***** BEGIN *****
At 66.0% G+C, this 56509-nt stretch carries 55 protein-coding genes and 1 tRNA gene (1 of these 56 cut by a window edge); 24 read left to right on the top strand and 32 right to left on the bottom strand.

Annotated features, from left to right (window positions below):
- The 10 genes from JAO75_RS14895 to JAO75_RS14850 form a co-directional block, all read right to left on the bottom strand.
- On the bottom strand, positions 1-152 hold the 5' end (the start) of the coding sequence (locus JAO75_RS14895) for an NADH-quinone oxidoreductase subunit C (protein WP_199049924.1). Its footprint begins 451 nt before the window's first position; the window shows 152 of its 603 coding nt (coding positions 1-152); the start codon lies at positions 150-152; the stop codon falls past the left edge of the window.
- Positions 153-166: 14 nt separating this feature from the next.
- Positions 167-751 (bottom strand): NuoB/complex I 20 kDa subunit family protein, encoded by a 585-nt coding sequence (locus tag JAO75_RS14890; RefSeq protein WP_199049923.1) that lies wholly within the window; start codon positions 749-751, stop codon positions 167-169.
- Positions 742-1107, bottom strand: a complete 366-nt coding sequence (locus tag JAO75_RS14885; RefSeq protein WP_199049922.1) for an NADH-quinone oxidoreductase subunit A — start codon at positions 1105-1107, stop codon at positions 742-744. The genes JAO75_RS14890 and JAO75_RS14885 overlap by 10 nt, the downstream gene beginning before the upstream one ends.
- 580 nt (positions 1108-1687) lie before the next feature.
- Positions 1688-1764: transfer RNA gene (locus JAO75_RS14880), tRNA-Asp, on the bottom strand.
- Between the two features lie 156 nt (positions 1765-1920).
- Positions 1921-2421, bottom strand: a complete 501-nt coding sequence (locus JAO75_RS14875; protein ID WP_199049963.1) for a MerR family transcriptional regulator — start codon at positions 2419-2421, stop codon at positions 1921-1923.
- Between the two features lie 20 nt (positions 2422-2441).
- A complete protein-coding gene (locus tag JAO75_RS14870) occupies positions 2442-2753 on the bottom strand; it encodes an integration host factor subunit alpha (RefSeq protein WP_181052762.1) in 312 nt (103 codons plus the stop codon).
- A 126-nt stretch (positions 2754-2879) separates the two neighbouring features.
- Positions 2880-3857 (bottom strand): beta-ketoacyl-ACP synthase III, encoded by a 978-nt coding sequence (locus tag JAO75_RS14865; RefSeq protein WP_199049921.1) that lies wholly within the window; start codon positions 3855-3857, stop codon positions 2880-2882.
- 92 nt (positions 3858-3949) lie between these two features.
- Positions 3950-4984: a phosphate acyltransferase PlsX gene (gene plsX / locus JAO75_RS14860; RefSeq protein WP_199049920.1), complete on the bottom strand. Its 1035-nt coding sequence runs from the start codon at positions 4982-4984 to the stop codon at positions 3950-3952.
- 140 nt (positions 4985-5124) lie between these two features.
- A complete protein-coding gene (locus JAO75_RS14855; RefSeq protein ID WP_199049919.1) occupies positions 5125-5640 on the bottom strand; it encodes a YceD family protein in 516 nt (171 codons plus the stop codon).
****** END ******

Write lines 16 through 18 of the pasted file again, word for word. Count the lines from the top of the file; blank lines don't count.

- 92 nt (positions 3858-3949) lie between these two features.
- Positions 3950-4984: a phosphate acyltransferase PlsX gene (gene plsX / locus JAO75_RS14860; RefSeq protein WP_199049920.1), complete on the bottom strand. Its 1035-nt coding sequence runs from the start codon at positions 4982-4984 to the stop codon at positions 3950-3952.
- 140 nt (positions 4985-5124) lie between these two features.